In March the suit against Coles came before the circuit court, Judge John Reynolds presiding. In instituting and prosecuting the suit, Coles writes in the 1827 autobiography, this same Hail Mason, who had not only professed so much friendship for me, but a conviction of the perfect absurdity of the attempt to make me pay the penalty, became the most active, relentless, and vindictive, of my persecutors. He employed the Attorney General of the State, a bitter enemy of mine, and a most violent advocate of the introduction of slavery, to appear for the County; and, as if doubting of his zeal, sat next to him during the trial; and after exhausting the panel by objecting to several honest and upright men as jurors, merely on the ground of their being friendly to me, made no obejction to the Sheriff summoning his brother Commissioner as one of the jury, and who served as foreman of it. Thus in a suit brought in the name of the commissioners, one acted as prosecutor and another was permitted to serve on the jury which tried the cause.

The commissioners to whom May had addressed his letter back in September were Hail Mason, John Barber, and Benjamin Spencer. Benjamin Spencer was vice president of the Madison Association to oppose the introduction of slavery in Illinois, organized on June 28, 1823. John Barber is listed as a member. Soon after May had written his letter, Thomas Lippincott replaced Benjamin Spencer as a member of the board. Since Lippincott was secretary of the Madison Association and a leader of the anti-conventionists in Edwardsville, his presence made the board no less anti-slavery.

Hail Mason was one of three brothers prominent in early Madison County history--Hail, James, and Paris Mason. They came to Edwardsville from New Hampshire. James Mason purchased the townsite from Thomas Kirkpatrick, the town's first settler. He ran a public house at which Edward Coles often boarded. Paris Mason went into the milling business. Hail Mason was one of the town's first justices of the peace.

What the Masons thought about slavery is unknown since none did anything worthy of note on either side of the question. But the fact that at least two of the three members of the county board of commissioners were publicly anti-slavery, and the third was at least not identified as pro-slavery, makes the board's behavior extremely difficult to understand. Perhaps they were afraid that the conventionists would wreck their political careers by charging that they had been too soft on Coles. Perhaps they had been persuaded that Coles really did owe the county $2,000 for failing to post bond on the ten slaves he had freed. Yet the tactics they used--double-crossing Coles so blatantly, putting in one of their own as foreman of the jury, and bringing in the state attorney general to prosecute the case--seem to point to some deeper motive. But what it might have been is a mystery.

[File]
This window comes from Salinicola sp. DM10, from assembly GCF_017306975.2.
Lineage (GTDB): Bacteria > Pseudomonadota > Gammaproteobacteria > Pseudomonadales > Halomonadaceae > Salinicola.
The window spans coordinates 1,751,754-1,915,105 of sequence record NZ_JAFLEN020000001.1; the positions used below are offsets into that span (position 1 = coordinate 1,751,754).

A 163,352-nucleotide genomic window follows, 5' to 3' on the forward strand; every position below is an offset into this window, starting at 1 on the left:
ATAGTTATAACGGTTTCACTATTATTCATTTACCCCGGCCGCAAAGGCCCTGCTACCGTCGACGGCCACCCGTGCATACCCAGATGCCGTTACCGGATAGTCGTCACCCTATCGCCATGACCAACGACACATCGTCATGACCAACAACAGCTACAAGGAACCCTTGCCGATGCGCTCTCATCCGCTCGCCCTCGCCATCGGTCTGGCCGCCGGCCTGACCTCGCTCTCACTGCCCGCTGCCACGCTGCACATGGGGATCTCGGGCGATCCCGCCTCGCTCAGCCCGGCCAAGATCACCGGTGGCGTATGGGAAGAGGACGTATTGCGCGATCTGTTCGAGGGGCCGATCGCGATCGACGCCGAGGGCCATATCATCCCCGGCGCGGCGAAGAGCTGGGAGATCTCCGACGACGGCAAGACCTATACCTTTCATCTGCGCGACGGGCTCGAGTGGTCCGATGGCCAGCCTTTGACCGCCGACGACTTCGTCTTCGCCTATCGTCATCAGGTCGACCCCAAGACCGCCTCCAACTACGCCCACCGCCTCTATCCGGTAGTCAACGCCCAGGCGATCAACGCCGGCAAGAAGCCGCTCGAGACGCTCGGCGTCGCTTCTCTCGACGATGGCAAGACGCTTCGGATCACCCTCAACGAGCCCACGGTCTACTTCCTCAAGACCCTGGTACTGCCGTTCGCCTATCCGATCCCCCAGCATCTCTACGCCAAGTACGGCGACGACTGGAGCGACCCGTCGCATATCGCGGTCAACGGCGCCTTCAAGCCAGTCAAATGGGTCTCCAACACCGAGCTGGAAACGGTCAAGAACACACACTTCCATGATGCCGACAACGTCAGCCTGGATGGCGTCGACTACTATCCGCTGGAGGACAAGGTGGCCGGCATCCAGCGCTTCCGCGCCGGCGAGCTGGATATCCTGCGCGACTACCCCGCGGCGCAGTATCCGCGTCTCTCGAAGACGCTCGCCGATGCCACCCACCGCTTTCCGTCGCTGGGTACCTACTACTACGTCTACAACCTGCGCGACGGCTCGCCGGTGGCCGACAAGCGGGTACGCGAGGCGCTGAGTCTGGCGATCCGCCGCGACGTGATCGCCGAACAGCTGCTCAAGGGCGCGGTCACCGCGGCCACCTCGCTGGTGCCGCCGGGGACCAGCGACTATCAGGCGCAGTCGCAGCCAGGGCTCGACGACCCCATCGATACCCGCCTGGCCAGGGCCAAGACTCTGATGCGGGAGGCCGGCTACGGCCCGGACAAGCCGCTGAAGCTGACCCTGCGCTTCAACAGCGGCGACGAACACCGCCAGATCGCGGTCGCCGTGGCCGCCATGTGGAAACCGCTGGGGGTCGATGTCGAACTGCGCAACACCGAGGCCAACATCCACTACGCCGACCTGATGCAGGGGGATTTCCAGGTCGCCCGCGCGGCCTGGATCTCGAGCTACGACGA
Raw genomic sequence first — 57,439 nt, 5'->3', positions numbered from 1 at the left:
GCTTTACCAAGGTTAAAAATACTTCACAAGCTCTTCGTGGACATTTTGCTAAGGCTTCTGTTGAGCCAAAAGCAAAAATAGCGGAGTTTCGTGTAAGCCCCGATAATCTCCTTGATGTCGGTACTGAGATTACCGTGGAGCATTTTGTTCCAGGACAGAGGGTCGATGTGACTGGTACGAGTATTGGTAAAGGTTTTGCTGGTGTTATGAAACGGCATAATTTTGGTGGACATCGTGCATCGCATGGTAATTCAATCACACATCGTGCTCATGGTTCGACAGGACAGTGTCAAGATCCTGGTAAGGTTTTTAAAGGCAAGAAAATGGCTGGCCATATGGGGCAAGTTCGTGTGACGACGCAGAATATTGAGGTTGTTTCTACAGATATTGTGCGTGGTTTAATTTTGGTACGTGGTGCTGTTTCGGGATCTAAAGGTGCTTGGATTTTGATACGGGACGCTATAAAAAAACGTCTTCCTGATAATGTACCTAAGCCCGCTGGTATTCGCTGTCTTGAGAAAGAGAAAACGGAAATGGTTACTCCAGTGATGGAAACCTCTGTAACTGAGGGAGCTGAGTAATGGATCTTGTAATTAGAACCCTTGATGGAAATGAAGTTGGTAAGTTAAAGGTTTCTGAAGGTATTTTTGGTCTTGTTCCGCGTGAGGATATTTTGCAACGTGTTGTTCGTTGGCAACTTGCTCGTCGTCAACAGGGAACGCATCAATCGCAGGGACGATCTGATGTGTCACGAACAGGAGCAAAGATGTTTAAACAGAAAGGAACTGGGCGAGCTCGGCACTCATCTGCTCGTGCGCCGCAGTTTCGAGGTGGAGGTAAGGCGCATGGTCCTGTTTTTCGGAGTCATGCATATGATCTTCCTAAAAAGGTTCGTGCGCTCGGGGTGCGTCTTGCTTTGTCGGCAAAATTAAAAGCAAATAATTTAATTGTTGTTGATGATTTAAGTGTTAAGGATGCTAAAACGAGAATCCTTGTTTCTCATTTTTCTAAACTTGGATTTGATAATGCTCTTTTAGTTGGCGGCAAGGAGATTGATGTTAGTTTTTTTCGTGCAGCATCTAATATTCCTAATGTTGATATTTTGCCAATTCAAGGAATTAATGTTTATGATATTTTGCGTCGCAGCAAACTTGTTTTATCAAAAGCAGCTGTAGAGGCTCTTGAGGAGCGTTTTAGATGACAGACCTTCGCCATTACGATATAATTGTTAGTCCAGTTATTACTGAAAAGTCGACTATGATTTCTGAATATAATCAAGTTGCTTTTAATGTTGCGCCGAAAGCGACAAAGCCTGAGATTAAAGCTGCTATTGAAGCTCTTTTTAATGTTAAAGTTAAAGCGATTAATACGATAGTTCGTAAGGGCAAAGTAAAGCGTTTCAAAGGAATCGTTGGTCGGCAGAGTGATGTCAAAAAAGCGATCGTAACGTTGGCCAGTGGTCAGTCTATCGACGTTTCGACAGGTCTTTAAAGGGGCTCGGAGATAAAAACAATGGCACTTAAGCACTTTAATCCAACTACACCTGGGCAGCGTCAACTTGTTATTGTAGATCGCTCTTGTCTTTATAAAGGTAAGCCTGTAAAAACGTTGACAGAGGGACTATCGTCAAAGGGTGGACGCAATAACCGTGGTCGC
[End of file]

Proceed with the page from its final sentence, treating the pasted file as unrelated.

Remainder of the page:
At the trial Coles pleaded, among other things, the statute of limitations--a plea that, since the original law had set no time limit for posting bond, complicated the case considerably. My attorneys contended, Coles writes to Andrew Stevenson, speaker of the House of Representatives and his sister Sally's husband, that the action was barred by an old English statute of limitation, which had been made by an act of our Legislature the law of this state. This statute makes it necessary that the suit, to recover the penalty, should be instituted within two years--it is now five. The Judge, who by the way is a most violent conventionist, could not make up his mind whether it applied to my case, and suspended giving an opinion until the next term. I have no confidence in his judgment and less in his honesty.

That Coles was right in not trusting Reynolds can be seen in the sequel. But why Reynolds adjourned the case to the September term of the court is a question. September was after the convention vote. Thus by Reynolds' action Coles was freed from worry about the suit until after the convention struggle was over. We cannot be sure of a causal connection, but it was soon after this ruling by Reynolds that Coles finally purchased the Intelligencer and made it one of the most powerful anti-slavery weapons in the last battles of the campaign. Had the suit gone against him in March, it is conceivable that he might not have been able to afford the thousands of dollars that the Intelligencer must have cost him.

So why did Reynolds adjourn the case, with such fatal results to the cause he advocated? It is possible that Reynolds was surprised by the statute of limitations plea and needed time to get around it. It is also possible that he thought the case against Coles was weak and wanted to make sure that it continued to hang over his head for the duration of the campaign. But there is the possibility that he adjourned the case specifically to remove it from the bitter political struggle that was being waged around it. We cannot assume that his motives were in every instance malicious, though Coles by this point has more than a hint of understandable paranoia in his view of the case.

Note, however, that it was the county board of commissioners, at least two-thirds anti-conventionist, that was pressing the suit so vigorously, and it was a conventionist judge who adjourned it until after the convention vote. So Coles' depiction of the suit as a partisan affair is far too simple, though the true motives of the parties are at this remove unclear.